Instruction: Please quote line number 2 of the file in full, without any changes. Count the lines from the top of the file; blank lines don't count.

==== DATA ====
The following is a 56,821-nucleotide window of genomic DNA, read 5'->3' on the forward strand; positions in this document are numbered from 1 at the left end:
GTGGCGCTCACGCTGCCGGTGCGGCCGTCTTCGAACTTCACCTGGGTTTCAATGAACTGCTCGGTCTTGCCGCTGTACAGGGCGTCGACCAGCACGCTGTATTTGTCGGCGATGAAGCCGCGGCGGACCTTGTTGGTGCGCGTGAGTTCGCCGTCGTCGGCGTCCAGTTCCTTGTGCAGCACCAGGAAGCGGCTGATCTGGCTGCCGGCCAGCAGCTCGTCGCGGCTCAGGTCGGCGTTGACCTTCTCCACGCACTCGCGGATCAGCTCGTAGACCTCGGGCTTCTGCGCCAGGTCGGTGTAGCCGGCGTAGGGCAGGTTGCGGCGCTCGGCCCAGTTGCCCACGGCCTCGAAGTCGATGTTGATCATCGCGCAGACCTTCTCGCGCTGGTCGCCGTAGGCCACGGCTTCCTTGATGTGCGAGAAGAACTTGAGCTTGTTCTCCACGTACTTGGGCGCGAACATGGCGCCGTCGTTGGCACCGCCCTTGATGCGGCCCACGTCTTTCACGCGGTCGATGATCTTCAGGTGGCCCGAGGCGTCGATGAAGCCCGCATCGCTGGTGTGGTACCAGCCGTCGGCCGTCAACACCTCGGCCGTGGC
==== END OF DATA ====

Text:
GTGGCGCTCACGCTGCCGGTGCGGCCGTCTTCGAACTTCACCTGGGTTTCAATGAACTGCTCGGTCTTGCCGCTGTACAGGGCGTCGACCAGCACGCTGTATTTGTCGGCGATGAAGCCGCGGCGGACCTTGTTGGTGCGCGTGAGTTCGCCGTCGTCGGCGTCCAGTTCCTTGTGCAGCACCAGGAAGCGGCTGATCTGGCTGCCGGCCAGCAGCTCGTCGCGGCTCAGGTCGGCGTTGACCTTCTCCACGCACTCGCGGATCAGCTCGTAGACCTCGGGCTTCTGCGCCAGGTCGGTGTAGCCGGCGTAGGGCAGGTTGCGGCGCTCGGCCCAGTTGCCCACGGCCTCGAAGTCGATGTTGATCATCGCGCAGACCTTCTCGCGCTGGTCGCCGTAGGCCACGGCTTCCTTGATGTGCGAGAAGAACTTGAGCTTGTTCTCCACGTACTTGGGCGCGAACATGGCGCCGTCGTTGGCACCGCCCTTGATGCGGCCCACGTCTTTCACGCGGTCGATGATCTTCAGGTGGCCCGAGGCGTCGATGAAGCCCGCATCGCTGGTGTGGTACCAGCCGTCGGCCGTCAACACCTCGGCCGTGGC